After a night of dancing at The Boat, eating Chinese food at New Sky and nearly falling out of the cab when I realized it was 4:15 a.m, I woke up feeling… delicate. I also woke up to discover I was trapped in a snow globe.
Still, I ventured out to meet my friend Melissa for a day of fun that started at The Lakeview. Look, breakfast!
We shared a massive poutine and I ordered the “Freedom Toast”, an egg-dipped baguette stuffed with peameal bacon, brie, and havarti, and served with Québécois maple syrup. Soo basically a French Toast sandwich stuffed with cheese and bacon.
The only sucky thing was the side salad that came with it. No one invited lettuce to this party, and yet it sat there, silently judging me as I overdosed on carbs.
We made our way over to The Communist’s Daughter, a cozy, kinda-but-not-really-secret bar that has live jazz music on Saturdays. This place is very easy to miss — and they like it that way. They still have the previous owner’s sign up which serves as a decoy, fooling all newcomers. You have to look twice to see their small, handwritten sign hanging in the window.
Not sure what I was expecting when we swung the door open, but it wasn’t 40 strangers silently staring at us. The owner shuffled over and welcomed us in with a smile as the jazz band played on. It was completely different from the bright, bustling world outside. Lit up only by the hanging Christmas lights, the bar was cozy, dim and gorgeous.
The jazz music rung out loudly but no one spoke. Every single person was there for the music. And even in such a tight, packed place, patrons exchanged smiles and struck up conversations. It was the most welcoming, warm space I’ve ever been in.
The owner was a multi-tasker extraordinaire, playing the role of greeter, bartender, waiter, trumpet player and singer. During the bridge of the song, he’d switch beer kegs, take orders, bring people drinks, then sing his heart out.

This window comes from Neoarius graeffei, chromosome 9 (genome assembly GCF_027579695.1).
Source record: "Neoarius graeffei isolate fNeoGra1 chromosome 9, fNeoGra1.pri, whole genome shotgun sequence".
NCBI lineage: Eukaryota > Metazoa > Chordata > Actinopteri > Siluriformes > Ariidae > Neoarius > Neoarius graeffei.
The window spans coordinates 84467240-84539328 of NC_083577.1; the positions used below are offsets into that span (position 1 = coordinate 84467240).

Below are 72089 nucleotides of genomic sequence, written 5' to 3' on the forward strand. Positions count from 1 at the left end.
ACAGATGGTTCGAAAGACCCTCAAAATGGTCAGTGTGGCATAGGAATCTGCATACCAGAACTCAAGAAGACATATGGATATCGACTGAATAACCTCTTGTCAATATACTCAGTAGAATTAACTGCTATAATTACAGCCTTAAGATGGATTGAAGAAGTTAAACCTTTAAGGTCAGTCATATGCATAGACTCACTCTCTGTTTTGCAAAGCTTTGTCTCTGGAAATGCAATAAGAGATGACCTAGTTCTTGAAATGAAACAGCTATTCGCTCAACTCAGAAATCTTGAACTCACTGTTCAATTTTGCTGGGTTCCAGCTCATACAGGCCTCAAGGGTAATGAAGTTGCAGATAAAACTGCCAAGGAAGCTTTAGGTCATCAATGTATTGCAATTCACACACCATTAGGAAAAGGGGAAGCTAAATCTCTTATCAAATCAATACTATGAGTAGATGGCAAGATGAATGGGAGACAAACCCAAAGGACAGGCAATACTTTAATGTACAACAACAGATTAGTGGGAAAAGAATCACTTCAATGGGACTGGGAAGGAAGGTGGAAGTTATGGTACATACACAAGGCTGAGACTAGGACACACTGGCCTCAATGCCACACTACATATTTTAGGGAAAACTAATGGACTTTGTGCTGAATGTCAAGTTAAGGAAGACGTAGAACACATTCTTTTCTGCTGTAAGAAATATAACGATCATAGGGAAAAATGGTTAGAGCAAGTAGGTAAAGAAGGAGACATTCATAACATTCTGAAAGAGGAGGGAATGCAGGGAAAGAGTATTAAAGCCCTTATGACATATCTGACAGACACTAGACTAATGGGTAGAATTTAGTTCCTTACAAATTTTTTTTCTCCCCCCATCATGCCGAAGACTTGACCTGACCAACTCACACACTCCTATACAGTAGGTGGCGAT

He asked the entire bar who wanted a shot, and poured the ice-cold vodka. He brought everyone their drinks and gave a heartfelt speech about the injustices going on all over the world, the suffering so many endure every day, and how love is what keeps them going. When everyone finally lifted their glasses he said, “To the thing that makes life worth living. To kissing.” It made me smile.
Next we headed to La Carnita. There’s definitely nothing secret about this place. It was very busy, so we ate at the bar to avoid the wait. I ordered the incredible Pollo Frito taco with a side of So Fresh & So Clean, a yummy gin-based drink.
Also, churros. Aaand key lime popsicles. Lastly, we did a shot of bourbon just for kicks, which seemed to earn the approval of the bartender.
(Side rant about cilantro, also known as God’s mistake. Fellow haters, join me in my rage. Cilantro-lovers, feel free to take this time to question your life choices. When I asked the bartender if this abomination was in my taco, he said “No” and I smiled. Then he said “Well you won’t taste it at all.” And that’s when my smile melted into a gritted mask of contempt. Luckily for him, I didn’t taste it. But how hard is it to just not add a herb and preserve the sanity of your customers, am I right? Of course I am.)
Then we went to Cold Tea, secret location #2 nestled in Kensington Market. For this one you definitely need someone who knows where they’re going. We walked down this fluorescent-lit corridor until we reached a door and a bouncer.
Behind the metal door, an entire bar emerged full of people, drinks and awesome 90’s jams. It was very Chronicles of Narnia, but you know, with booze. I enjoyed my Negroni — just remember that it is cash-only.
Our last stop was at Nirvana, where I capped the night with a Hot Toddy and a Blueberry Tea. And just like that, I had been out for 10 hours, drinking and eating. Not too shabby for a hungover girl.
Torontonians often obsess over “the next big thing.” Everyone wants to go where the hype is, that new place everyone’s talking about. But sometimes, it’s nice to go somewhere no one’s really talking about.